I am the owner of a nearly 150 year-old golden oak book cabinet. It stands eight feet tall and six feet wide. Glass doors enclose the deep shelves. Although the lock broke probably twenty years ago, I still have the small, nicely designed key that sits in it.
My great grandparents purchased it as newly weds when they were about to set up house in Jacksboro, Texas. My grandmother inherited the book cabinet. It stood in the entryway of their house in Dallas, Texas until my mother and aunt moved them into a retirement home. I was married at the time and living in west Texas, so when this was happening, my husband and I drove out to see my family. While there, mother asked me if there was anything I would like from their home. I chose the rather stunning book cabinet out of several interesting pieces.
My mother arranged for it to be shipped to her home along with the things she had chosen. There, my father carefully refinished the lovely oak in his suburban basement. I have enjoyed using it to hold my books for thirty-three years.
Recently, I realized that although I still think the book cabinet is beautiful, I no longer want it. It seems too big for every room it has been in. I want to reach my books without opening two creaking doors. I am tired of seeing my guests admire it. I no longer tell the old story that “This book cabinet once held the law library of my great grandfather,” because I realized that I know nothing about the man’s character. I wish I knew something of his wife’s wisdom. So, now, I am eager to give it to my daughter or my son. I just need to figure out what to do with all those books.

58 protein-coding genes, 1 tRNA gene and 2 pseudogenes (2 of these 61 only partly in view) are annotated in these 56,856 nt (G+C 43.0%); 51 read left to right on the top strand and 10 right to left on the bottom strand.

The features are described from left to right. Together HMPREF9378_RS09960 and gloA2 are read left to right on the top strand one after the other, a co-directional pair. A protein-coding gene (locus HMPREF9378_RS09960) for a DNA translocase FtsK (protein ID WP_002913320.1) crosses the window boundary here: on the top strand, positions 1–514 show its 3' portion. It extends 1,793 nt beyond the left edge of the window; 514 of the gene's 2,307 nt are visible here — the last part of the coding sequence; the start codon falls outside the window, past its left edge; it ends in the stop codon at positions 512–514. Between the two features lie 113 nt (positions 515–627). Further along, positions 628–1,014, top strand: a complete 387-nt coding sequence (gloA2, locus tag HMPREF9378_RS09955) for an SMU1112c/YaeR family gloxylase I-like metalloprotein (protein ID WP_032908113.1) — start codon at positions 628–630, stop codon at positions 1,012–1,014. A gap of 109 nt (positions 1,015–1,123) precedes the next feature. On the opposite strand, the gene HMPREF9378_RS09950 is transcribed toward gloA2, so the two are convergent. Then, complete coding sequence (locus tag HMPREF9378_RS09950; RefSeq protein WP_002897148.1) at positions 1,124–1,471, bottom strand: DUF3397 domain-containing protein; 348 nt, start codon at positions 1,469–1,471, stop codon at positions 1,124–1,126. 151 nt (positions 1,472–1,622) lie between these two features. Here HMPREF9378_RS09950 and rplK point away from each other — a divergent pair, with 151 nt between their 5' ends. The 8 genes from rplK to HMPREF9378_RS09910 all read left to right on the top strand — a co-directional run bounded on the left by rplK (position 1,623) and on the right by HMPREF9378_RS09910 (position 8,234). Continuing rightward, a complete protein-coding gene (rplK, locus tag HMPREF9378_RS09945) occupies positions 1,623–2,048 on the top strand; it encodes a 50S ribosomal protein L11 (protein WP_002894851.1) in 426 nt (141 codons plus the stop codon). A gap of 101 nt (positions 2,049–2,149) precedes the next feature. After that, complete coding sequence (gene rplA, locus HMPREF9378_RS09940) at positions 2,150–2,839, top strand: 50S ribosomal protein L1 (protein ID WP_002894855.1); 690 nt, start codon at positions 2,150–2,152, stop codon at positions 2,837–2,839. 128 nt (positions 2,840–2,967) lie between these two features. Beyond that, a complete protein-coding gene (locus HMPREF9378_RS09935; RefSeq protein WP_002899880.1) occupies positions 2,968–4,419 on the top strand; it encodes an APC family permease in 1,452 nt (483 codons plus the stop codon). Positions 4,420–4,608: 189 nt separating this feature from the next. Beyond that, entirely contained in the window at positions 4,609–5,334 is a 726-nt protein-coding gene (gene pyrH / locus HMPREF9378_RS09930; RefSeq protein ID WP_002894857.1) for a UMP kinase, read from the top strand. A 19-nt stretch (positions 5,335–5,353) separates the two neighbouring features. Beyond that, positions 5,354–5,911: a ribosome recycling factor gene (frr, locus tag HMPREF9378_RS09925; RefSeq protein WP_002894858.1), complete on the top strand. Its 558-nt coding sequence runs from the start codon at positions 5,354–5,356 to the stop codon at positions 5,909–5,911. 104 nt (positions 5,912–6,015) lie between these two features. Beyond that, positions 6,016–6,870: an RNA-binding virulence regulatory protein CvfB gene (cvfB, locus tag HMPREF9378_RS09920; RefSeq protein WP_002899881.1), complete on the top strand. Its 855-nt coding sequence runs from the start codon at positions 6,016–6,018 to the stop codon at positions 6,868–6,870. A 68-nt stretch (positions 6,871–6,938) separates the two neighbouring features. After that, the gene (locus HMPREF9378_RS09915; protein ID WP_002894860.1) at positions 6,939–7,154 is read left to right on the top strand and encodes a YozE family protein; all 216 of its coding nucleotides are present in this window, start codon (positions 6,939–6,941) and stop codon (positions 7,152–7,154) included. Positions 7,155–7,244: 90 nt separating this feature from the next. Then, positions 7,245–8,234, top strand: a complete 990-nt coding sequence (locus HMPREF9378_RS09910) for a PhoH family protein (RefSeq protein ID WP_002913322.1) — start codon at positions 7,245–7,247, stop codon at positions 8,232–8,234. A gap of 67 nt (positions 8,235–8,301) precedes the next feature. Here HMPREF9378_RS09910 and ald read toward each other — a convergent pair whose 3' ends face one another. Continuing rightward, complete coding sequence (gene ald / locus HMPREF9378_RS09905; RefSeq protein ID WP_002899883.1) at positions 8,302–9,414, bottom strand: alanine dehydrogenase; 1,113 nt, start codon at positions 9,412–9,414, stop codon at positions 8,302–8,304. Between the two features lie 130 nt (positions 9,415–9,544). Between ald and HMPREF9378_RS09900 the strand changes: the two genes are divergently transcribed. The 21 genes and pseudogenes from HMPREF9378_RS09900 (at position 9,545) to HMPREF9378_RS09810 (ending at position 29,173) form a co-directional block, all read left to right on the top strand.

This morning I recalled the words I heard on the radio of a young man who, as he lay dying of AIDS, said, “I am a happy man. This is not a tragedy,” and I thought about my book cabinet that I once treasured, but treasure no longer and I sense that when I am dying I will believe that my life was beautiful, but will have lost interest in living it any longer. I pray that I will easily let it go, trusting myself to be fine without it.